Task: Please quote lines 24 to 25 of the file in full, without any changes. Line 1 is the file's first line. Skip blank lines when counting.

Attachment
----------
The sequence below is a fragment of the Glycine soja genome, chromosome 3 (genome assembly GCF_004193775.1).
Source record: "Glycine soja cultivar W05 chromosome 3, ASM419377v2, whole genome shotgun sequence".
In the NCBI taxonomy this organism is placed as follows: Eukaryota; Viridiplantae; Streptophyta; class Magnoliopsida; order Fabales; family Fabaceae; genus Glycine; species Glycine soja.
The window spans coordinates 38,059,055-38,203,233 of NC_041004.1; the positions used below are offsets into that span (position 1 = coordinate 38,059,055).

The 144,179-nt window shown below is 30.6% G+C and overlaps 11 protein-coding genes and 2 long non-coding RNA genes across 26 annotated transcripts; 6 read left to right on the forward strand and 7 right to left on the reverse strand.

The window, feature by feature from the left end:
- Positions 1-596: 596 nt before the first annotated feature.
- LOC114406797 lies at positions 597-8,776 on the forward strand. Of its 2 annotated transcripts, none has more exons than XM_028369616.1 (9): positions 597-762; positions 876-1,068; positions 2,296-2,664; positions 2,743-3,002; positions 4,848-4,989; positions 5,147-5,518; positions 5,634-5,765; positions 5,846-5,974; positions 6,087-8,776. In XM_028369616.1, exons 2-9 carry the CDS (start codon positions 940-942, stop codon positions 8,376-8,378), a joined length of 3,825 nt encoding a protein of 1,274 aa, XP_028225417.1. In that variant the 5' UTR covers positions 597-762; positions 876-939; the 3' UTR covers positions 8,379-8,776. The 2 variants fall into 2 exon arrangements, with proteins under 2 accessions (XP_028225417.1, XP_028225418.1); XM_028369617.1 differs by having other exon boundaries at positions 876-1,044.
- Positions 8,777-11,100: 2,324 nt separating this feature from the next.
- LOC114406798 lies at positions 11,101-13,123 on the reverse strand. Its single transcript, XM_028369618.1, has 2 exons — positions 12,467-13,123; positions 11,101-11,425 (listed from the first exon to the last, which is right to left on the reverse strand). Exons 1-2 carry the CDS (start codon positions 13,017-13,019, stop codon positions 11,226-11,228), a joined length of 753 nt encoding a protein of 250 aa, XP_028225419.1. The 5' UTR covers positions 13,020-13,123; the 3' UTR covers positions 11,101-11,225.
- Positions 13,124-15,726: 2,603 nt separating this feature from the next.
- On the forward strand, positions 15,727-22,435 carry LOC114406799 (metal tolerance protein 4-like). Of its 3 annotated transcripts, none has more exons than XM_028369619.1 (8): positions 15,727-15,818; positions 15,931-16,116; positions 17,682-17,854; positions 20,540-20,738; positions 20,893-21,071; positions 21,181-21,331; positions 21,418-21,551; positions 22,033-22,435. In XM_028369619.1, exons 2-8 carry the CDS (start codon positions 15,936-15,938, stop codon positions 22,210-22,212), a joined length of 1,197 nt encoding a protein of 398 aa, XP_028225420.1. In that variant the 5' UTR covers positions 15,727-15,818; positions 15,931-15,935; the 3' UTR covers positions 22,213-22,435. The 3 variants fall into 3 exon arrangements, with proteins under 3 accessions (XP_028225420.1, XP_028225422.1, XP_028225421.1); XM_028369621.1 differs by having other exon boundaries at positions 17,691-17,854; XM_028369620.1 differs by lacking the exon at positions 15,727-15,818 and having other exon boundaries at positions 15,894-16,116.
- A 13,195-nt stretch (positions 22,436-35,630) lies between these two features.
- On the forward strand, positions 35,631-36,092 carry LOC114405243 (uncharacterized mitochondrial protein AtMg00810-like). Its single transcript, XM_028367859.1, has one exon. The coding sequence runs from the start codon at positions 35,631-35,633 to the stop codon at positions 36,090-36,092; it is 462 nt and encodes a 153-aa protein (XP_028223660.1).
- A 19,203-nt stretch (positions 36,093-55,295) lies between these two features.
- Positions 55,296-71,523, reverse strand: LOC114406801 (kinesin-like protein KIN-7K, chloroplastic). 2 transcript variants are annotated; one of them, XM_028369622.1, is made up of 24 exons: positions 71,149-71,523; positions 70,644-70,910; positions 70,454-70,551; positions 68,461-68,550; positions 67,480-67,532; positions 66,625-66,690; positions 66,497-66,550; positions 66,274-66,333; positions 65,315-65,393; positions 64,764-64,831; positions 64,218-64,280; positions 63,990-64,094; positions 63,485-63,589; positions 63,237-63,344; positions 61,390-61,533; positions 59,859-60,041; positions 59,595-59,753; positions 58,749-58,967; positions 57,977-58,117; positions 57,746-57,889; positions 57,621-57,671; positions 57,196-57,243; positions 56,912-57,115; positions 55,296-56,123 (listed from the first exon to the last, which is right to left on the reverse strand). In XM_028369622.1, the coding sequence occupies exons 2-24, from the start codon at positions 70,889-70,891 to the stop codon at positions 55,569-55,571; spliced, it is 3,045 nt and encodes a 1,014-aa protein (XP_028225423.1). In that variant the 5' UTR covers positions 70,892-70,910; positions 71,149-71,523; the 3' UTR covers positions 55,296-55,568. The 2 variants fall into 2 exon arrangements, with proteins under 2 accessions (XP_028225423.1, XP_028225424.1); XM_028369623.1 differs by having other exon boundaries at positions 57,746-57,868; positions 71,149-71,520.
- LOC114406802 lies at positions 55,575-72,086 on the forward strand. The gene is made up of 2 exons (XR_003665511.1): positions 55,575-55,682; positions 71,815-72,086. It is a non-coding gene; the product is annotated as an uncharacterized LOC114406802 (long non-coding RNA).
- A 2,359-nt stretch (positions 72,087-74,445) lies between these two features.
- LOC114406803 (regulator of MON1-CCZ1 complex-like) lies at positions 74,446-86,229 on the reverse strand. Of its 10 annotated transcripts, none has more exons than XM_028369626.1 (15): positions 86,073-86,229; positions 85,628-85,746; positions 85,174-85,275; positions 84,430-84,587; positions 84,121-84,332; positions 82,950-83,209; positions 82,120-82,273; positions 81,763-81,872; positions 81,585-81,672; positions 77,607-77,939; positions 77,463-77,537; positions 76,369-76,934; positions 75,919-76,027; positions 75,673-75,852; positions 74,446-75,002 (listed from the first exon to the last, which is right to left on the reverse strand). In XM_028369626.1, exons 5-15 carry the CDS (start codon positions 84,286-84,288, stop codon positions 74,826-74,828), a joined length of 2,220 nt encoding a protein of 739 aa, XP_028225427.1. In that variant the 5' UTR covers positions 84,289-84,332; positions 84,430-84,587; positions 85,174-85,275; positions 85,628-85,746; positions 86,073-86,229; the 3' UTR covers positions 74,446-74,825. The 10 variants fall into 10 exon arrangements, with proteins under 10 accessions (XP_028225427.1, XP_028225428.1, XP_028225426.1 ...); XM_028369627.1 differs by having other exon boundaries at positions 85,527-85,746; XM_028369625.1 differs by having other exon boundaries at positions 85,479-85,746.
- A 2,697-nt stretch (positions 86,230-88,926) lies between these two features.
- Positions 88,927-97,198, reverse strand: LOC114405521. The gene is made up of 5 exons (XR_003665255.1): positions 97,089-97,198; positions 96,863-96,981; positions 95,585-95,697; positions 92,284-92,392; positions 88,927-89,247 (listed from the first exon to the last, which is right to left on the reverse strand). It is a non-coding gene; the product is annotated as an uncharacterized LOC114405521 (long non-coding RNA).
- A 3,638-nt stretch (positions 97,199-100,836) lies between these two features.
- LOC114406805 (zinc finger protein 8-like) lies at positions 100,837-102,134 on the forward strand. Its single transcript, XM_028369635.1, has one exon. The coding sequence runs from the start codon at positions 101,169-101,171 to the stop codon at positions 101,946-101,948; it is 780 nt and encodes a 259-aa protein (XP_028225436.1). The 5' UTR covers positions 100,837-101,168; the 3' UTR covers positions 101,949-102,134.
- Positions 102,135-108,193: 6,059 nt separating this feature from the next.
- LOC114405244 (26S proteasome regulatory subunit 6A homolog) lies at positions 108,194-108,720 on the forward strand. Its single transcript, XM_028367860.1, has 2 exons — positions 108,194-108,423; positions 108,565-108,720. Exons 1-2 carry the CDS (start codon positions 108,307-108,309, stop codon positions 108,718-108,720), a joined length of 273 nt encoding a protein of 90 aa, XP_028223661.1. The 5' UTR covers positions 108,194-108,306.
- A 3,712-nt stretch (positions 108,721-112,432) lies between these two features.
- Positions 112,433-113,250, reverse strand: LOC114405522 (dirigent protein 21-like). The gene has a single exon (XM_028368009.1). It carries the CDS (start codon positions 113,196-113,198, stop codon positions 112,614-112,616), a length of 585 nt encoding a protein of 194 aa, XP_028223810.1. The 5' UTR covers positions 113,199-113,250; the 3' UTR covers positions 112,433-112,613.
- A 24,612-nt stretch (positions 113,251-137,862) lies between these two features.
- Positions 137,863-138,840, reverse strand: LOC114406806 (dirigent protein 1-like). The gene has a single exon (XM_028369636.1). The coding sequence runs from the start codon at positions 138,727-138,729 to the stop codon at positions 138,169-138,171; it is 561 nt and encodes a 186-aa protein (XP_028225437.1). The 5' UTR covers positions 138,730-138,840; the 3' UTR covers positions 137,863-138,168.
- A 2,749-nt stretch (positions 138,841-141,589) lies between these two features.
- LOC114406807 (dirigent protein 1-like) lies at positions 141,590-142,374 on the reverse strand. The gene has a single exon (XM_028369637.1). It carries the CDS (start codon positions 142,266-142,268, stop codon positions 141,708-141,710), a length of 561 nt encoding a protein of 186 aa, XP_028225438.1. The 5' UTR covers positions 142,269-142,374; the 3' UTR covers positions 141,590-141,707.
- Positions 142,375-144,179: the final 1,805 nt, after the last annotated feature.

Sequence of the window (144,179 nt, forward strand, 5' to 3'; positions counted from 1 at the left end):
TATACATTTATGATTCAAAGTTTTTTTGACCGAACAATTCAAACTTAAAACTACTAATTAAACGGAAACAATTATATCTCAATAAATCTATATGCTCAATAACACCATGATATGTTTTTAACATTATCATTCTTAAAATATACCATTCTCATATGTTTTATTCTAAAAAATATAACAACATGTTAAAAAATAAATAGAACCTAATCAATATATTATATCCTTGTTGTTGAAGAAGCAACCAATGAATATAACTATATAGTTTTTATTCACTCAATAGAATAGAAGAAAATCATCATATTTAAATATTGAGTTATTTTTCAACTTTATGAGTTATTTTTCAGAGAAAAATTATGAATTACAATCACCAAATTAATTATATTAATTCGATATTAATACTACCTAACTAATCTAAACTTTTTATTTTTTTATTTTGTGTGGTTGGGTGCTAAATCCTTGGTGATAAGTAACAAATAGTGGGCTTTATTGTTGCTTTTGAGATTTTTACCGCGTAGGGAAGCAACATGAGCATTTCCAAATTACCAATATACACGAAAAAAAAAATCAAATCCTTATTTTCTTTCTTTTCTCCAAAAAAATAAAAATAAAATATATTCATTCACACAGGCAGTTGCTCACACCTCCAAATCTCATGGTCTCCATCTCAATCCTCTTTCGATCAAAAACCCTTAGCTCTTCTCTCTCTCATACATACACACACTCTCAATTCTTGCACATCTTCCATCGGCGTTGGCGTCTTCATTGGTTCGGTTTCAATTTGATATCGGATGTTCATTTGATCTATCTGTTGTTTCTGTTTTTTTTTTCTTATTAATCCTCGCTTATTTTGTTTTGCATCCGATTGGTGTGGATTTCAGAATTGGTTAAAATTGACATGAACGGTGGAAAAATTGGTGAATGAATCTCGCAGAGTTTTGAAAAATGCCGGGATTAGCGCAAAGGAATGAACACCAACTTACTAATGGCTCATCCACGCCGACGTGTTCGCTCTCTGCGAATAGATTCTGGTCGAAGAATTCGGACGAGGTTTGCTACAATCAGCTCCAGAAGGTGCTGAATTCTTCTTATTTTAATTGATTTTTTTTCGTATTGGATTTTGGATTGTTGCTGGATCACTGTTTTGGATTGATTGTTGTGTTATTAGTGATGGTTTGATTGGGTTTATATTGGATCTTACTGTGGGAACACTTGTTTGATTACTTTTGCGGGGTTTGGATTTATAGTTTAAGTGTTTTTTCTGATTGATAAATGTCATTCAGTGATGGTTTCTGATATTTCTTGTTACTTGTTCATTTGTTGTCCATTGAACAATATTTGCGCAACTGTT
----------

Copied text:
- Positions 102,135-108,193: 6,059 nt separating this feature from the next.
- LOC114405244 (26S proteasome regulatory subunit 6A homolog) lies at positions 108,194-108,720 on the forward strand. Its single transcript, XM_028367860.1, has 2 exons — positions 108,194-108,423; positions 108,565-108,720. Exons 1-2 carry the CDS (start codon positions 108,307-108,309, stop codon positions 108,718-108,720), a joined length of 273 nt encoding a protein of 90 aa, XP_028223661.1. The 5' UTR covers positions 108,194-108,306.